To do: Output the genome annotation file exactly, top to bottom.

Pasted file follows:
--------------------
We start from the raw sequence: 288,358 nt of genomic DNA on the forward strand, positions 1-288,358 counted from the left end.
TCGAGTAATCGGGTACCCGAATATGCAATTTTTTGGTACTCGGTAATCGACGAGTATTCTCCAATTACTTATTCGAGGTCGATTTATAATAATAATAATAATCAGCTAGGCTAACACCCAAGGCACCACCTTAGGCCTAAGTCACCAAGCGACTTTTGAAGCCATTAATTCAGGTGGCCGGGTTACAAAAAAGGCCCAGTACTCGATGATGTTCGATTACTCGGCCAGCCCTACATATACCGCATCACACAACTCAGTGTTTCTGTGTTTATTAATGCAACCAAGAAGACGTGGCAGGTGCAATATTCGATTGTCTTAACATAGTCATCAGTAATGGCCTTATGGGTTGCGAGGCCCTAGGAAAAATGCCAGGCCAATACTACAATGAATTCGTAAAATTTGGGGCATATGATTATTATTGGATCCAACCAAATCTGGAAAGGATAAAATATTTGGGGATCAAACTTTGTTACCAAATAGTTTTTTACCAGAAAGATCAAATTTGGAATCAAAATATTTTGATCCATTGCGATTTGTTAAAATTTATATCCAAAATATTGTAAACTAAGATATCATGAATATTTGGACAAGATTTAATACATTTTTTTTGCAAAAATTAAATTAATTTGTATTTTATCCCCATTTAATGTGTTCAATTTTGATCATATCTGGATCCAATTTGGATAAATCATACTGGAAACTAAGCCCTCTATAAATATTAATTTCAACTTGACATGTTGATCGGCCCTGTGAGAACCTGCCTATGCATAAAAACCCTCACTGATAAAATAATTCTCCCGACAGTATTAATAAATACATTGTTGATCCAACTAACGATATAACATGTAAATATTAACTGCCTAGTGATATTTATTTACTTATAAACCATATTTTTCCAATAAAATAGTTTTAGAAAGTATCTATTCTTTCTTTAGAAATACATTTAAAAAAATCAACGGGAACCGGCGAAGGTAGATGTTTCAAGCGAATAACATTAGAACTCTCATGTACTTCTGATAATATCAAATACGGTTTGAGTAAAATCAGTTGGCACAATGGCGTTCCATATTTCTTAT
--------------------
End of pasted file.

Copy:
We start from the raw sequence: 288,358 nt of genomic DNA on the forward strand, positions 1-288,358 counted from the left end.
TCGAGTAATCGGGTACCCGAATATGCAATTTTTTGGTACTCGGTAATCGACGAGTATTCTCCAATTACTTATTCGAGGTCGATTTATAATAATAATAATAATCAGCTAGGCTAACACCCAAGGCACCACCTTAGGCCTAAGTCACCAAGCGACTTTTGAAGCCATTAATTCAGGTGGCCGGGTTACAAAAAAGGCCCAGTACTCGATGATGTTCGATTACTCGGCCAGCCCTACATATACCGCATCACACAACTCAGTGTTTCTGTGTTTATTAATGCAACCAAGAAGACGTGGCAGGTGCAATATTCGATTGTCTTAACATAGTCATCAGTAATGGCCTTATGGGTTGCGAGGCCCTAGGAAAAATGCCAGGCCAATACTACAATGAATTCGTAAAATTTGGGGCATATGATTATTATTGGATCCAACCAAATCTGGAAAGGATAAAATATTTGGGGATCAAACTTTGTTACCAAATAGTTTTTTACCAGAAAGATCAAATTTGGAATCAAAATATTTTGATCCATTGCGATTTGTTAAAATTTATATCCAAAATATTGTAAACTAAGATATCATGAATATTTGGACAAGATTTAATACATTTTTTTTGCAAAAATTAAATTAATTTGTATTTTATCCCCATTTAATGTGTTCAATTTTGATCATATCTGGATCCAATTTGGATAAATCATACTGGAAACTAAGCCCTCTATAAATATTAATTTCAACTTGACATGTTGATCGGCCCTGTGAGAACCTGCCTATGCATAAAAACCCTCACTGATAAAATAATTCTCCCGACAGTATTAATAAATACATTGTTGATCCAACTAACGATATAACATGTAAATATTAACTGCCTAGTGATATTTATTTACTTATAAACCATATTTTTCCAATAAAATAGTTTTAGAAAGTATCTATTCTTTCTTTAGAAATACATTTAAAAAAATCAACGGGAACCGGCGAAGGTAGATGTTTCAAGCGAATAACATTAGAACTCTCATGTACTTCTGATAATATCAAATACGGTTTGAGTAAAATCAGTTGGCACAATGGCGTTCCATATTTCTTAT